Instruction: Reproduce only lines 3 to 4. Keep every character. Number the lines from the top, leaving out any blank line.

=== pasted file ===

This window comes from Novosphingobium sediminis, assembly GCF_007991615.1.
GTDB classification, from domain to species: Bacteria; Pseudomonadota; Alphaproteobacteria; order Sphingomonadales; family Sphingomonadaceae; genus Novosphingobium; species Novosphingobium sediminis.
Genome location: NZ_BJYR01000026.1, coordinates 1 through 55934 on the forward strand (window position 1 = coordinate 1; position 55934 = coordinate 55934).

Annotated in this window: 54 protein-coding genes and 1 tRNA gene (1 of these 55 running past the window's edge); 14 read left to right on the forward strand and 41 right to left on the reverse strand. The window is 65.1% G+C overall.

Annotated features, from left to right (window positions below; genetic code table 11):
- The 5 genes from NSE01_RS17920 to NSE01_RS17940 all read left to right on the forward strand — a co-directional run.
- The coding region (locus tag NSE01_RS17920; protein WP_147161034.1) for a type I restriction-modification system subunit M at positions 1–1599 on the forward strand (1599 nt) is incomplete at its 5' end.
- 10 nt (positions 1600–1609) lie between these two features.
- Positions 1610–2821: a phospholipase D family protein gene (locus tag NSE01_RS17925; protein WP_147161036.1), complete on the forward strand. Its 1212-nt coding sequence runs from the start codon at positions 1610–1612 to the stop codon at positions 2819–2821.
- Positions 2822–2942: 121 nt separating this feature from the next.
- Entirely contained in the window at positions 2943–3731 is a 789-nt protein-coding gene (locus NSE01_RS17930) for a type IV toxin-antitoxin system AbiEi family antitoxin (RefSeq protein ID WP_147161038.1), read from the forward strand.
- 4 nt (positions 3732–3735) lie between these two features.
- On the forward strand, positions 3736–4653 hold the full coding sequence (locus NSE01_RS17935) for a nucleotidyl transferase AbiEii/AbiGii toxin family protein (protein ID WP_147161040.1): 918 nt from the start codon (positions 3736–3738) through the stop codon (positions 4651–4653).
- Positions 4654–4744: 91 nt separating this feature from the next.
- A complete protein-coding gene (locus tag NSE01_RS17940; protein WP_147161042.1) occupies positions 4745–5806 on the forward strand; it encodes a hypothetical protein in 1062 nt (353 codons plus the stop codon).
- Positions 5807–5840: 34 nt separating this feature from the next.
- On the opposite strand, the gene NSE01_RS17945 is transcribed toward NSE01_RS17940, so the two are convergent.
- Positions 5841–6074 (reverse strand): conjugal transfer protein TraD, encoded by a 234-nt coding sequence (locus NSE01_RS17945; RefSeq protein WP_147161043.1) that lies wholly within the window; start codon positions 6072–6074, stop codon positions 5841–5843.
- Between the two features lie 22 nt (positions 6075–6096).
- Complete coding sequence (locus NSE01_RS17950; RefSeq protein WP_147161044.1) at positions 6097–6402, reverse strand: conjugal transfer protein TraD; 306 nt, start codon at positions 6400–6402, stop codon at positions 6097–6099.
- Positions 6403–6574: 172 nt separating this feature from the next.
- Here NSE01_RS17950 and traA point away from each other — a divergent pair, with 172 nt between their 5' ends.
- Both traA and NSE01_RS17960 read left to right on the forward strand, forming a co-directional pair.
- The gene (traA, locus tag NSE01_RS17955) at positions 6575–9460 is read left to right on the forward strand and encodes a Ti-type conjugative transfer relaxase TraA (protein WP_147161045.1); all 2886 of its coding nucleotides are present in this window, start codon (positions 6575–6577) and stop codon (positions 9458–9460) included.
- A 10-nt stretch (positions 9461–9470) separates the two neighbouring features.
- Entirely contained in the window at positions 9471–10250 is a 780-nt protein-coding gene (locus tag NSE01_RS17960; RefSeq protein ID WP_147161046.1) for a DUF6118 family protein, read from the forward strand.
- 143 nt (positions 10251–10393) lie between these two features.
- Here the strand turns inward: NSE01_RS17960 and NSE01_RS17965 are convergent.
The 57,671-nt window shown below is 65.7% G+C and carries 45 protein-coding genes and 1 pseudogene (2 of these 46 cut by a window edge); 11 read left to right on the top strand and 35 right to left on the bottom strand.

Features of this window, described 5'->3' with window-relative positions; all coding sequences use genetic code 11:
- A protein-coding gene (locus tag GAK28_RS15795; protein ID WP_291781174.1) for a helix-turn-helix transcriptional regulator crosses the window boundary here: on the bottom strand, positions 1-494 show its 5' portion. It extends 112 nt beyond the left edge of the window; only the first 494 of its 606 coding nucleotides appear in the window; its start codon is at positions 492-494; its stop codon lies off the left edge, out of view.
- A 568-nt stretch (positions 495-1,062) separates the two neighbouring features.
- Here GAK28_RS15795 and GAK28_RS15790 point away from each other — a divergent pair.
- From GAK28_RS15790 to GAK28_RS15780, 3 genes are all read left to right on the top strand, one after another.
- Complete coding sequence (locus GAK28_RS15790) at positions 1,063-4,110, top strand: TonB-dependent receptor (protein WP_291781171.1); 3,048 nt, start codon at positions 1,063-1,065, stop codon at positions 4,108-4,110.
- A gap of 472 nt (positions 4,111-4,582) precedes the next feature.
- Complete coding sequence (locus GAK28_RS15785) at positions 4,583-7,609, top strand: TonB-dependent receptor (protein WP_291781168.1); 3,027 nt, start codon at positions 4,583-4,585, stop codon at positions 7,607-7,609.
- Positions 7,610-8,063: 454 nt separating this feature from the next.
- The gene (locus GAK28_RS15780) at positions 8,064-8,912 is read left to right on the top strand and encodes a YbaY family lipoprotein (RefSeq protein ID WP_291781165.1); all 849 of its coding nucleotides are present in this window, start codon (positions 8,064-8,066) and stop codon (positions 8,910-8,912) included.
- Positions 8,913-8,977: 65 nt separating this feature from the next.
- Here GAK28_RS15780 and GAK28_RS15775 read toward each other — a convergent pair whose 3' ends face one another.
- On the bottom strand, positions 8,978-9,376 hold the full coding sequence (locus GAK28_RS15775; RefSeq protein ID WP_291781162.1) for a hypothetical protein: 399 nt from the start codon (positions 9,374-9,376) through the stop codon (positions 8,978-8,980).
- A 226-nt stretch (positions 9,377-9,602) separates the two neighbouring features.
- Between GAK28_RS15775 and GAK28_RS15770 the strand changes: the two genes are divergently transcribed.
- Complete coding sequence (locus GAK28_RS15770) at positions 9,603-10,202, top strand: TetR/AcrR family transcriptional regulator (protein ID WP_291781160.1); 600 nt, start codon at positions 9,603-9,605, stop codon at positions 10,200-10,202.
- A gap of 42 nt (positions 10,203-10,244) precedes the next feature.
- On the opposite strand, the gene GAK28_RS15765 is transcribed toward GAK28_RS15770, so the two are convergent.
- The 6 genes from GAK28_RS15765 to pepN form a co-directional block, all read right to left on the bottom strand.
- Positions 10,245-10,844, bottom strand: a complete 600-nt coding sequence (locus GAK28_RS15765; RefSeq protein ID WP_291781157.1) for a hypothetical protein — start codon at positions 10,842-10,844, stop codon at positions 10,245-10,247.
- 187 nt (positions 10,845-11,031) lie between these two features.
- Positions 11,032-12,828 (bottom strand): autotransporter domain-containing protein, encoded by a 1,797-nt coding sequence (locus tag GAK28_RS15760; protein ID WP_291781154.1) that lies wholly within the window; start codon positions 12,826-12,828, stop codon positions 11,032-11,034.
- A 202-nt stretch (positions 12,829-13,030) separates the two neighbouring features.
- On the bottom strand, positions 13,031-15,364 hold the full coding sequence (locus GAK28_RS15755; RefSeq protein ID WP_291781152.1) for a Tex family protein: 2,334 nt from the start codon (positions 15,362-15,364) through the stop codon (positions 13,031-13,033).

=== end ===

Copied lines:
Genome location: NZ_BJYR01000026.1, coordinates 1 through 55934 on the forward strand (window position 1 = coordinate 1; position 55934 = coordinate 55934).

Annotated in this window: 54 protein-coding genes and 1 tRNA gene (1 of these 55 running past the window's edge); 14 read left to right on the forward strand and 41 right to left on the reverse strand. The window is 65.1% G+C overall.